Two things to remember:
1- Natural fabrics/products are the only ones that dye well and these are divided into two very different categories: protein (wool, silk and such) and cellulose (cotton, bamboo, hemp) and both are treated uniquely.  Make note of which you are dying.  Don't mix them and expect similar results.
2- Almost all fabric (and most paper) needs to be treated with a "mordant" before dying; that is a "chemical" wash (which could include vinegar, alum, soda ash, cream of tarter...) that will help the fibers bind to the color.

Now for the fun:


pokeberry
That gorgeous crimson in the pot above was my fav color and biggest disappointment!  After tediously preparing pokeberry potion and watching the color emerge I nearly cried when it all washed away upon rinsing.  And I tried every recommended trick known to the on-line dye world.  Boo.


 tumeric

The absolutely most satisfying experience was using
tumeric from the spice cabinet.  Beautiful yellows on cotton did not wash out (altho the inside of my dryer is now golden due to my enthusiasm in "heat setting" the color.  It was a winner.




walnut bark

Promising but disappointing was a huge vat of walnut bark a woodworking friend offered when he learned what I was trying.  He had made a liquor based in ammonia and it was ready to go.  It made a lovely deep brown which also rinsed out to a (hard to photograph) a tea-colored stain.  Again on cotton:


I did have some fun however putting the walnut on top of some tumeric and then hitting it with bleach.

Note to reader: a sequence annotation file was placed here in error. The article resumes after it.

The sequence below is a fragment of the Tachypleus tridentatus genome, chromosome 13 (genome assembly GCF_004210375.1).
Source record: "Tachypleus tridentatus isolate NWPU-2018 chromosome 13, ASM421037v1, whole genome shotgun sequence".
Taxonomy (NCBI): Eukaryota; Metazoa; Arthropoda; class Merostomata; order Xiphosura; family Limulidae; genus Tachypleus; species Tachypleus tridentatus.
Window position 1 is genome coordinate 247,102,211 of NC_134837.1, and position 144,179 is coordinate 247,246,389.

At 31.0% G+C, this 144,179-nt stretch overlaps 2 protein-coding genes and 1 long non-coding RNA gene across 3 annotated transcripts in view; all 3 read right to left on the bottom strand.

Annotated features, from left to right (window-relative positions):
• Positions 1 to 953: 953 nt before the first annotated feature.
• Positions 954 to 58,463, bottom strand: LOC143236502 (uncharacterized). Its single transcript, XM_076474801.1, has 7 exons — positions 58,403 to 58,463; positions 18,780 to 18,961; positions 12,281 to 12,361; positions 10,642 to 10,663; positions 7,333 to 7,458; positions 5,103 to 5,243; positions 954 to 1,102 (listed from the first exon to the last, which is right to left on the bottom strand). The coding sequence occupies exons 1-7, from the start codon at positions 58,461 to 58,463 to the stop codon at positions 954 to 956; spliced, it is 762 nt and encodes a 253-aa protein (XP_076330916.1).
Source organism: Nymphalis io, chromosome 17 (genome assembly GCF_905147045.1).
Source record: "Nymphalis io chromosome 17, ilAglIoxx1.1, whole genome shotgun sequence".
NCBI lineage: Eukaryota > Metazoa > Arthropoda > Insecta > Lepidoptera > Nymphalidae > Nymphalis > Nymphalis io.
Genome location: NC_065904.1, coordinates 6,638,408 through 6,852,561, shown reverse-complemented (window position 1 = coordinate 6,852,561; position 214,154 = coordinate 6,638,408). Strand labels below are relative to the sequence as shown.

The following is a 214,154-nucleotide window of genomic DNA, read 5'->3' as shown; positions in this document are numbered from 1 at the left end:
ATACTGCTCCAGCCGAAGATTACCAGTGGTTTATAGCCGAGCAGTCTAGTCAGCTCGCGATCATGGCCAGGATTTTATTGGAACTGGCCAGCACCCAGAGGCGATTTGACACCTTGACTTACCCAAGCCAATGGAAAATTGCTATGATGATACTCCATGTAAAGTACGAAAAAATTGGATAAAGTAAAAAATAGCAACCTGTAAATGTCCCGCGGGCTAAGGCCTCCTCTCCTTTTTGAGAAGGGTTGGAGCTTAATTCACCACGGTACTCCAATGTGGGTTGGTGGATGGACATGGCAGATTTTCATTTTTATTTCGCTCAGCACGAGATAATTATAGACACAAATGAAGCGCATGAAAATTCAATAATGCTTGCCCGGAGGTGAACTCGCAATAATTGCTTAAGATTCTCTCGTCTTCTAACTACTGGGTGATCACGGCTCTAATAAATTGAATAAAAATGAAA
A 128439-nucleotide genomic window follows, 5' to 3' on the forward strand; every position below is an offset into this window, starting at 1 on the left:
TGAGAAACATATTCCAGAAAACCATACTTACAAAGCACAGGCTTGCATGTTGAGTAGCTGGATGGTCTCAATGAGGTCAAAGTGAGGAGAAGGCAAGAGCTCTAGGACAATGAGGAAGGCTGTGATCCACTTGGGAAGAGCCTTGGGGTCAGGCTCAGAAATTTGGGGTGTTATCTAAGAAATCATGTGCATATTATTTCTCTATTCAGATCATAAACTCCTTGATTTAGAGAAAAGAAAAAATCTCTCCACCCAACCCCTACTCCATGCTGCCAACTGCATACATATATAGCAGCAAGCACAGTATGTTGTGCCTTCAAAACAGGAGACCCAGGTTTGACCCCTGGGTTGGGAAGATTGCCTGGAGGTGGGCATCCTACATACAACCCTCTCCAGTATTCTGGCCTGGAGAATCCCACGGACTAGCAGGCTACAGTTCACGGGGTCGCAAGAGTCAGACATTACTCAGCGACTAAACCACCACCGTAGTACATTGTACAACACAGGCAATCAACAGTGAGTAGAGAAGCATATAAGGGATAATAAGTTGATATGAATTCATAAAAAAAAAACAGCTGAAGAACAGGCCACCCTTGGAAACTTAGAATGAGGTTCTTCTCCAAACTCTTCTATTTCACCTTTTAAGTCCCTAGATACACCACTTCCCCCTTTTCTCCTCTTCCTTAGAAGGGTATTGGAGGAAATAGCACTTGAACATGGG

black beans



After a so-so run with dye from black beans (blue or purple on cotton) I decided I was ready to move to silk and wool. Now I am busy looking into new formulas which will include walnut hulls, red cabbage, avocado pits with skins and some goldenrod.  I can't wait.  Not that I have anything in mind for these sample pieces but just imagine if I can properly dye wool and knit a scarf from naturally made dyes.  Cool, right?



This blouse (from my get-rid-of stash) is my favorite piece from this venture.  

I'll share my next results...I really enjoy seeing what colors are produced by the strange chemistry of nature.  It makes you wonder how folks first stumbled on these processes and how they tweak them for permanent results.  It also makes me think hard about how I might use these swatches (and failed experiments) in some artistic piece down the road.

WISHING YOU A COLOR FULL DAY,